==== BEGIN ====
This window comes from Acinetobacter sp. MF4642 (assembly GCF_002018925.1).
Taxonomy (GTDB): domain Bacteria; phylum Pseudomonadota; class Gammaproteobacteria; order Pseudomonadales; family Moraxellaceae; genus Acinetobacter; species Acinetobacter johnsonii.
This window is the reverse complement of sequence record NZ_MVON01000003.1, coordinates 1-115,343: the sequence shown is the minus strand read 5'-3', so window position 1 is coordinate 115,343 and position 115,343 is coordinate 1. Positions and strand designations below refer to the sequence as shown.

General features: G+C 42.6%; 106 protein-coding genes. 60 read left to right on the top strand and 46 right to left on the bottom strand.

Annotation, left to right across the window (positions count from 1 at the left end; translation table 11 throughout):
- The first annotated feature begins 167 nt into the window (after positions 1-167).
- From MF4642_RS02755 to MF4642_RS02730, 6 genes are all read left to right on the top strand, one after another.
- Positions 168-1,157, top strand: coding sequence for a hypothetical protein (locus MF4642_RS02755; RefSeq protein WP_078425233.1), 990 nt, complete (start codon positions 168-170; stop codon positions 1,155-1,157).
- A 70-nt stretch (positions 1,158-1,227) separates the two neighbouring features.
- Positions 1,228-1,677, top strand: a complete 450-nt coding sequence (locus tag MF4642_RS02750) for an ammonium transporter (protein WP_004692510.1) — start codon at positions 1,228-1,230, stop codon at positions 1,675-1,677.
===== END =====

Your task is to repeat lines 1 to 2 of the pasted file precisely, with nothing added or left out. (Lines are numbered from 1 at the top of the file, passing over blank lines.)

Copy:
This window comes from Acinetobacter sp. MF4642 (assembly GCF_002018925.1).
Taxonomy (GTDB): domain Bacteria; phylum Pseudomonadota; class Gammaproteobacteria; order Pseudomonadales; family Moraxellaceae; genus Acinetobacter; species Acinetobacter johnsonii.